It's an important thing to pick a beta reader. There are so many things that can go wrong with picking a beta reader. They have to be just right for the project in order to get the best kind of feedback. And it is so hard to get that right kind of fit. It's a comedy of errors, a series of fits and starts of trying to figure out who is best for which story. Sometimes you just have to take a stab in the dark and a wild guess. Sometimes it works. Other times it doesn't.

I've had to work with beta readers three times now. And I've learned a few things about picking them. Choosing a beta reader is like doing an interview for a nanny for your book. They have to be the right fit, and there are some questions you can ask to see if that person is a good fit for you.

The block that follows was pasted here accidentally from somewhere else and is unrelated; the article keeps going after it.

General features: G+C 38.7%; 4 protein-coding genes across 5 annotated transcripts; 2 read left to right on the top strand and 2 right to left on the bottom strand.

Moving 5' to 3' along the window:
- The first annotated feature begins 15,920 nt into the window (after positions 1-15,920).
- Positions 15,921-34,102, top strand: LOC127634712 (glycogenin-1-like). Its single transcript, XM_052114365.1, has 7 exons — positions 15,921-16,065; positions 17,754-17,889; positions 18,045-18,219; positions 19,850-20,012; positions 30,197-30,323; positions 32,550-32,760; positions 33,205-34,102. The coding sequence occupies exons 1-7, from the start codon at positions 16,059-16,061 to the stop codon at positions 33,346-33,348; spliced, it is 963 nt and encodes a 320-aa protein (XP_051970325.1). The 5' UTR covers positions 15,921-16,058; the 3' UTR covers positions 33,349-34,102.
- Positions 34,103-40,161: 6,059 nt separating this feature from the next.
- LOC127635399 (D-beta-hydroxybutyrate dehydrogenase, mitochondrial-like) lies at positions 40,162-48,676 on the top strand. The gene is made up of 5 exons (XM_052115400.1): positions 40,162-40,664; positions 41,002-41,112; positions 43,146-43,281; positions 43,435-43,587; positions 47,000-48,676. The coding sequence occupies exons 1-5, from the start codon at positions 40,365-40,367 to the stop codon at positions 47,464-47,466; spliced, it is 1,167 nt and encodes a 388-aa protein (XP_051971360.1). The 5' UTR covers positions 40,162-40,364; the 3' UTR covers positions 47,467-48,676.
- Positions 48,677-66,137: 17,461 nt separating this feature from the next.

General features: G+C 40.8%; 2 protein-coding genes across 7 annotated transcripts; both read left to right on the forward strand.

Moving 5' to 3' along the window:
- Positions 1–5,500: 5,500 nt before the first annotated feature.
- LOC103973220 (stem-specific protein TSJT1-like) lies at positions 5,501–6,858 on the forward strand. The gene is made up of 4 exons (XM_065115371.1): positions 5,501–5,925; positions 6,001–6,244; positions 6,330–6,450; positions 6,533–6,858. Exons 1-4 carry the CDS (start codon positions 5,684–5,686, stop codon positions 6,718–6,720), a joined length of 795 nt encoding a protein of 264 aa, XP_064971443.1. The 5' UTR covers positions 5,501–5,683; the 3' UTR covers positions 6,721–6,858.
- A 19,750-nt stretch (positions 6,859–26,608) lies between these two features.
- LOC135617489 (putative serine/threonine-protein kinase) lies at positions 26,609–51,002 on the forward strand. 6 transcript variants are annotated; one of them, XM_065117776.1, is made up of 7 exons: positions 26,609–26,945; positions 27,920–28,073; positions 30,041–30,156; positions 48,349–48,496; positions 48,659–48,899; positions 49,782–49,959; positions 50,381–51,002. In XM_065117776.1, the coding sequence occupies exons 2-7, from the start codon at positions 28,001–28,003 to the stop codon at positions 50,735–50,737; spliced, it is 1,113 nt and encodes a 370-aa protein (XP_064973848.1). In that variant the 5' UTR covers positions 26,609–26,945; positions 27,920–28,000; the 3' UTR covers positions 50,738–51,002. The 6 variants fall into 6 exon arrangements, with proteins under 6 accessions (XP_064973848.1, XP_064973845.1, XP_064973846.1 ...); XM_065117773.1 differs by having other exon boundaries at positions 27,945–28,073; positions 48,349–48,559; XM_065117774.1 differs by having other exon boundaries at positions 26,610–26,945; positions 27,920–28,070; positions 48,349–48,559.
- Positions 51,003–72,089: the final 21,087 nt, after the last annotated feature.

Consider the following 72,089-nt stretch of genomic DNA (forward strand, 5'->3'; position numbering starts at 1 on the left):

1. What kind of books do you like to read? What are your favorite genres?
  2. Who are some of your favorite authors?
  3. Do you feel comfortable being critical of a work? (This doesn't mean being mean or picking it apart, but being able to describe things that might not work or things that are "wrong.")
  4. How fast do you think you can read the work and still be able to read it "critically?"
  5. Why do you want to be a beta reader for this particular novel?
Most of the time, my beta readers have been friends and "fans" of my short stories. They're people who know how I write and like my style and characters. It's important to find people who like to read stories like the ones you write.

It's important to find beta readers who will treat your work with all the respect it deserves. It took you a long time to get it written. They should take just as much consideration in reading it and giving notes.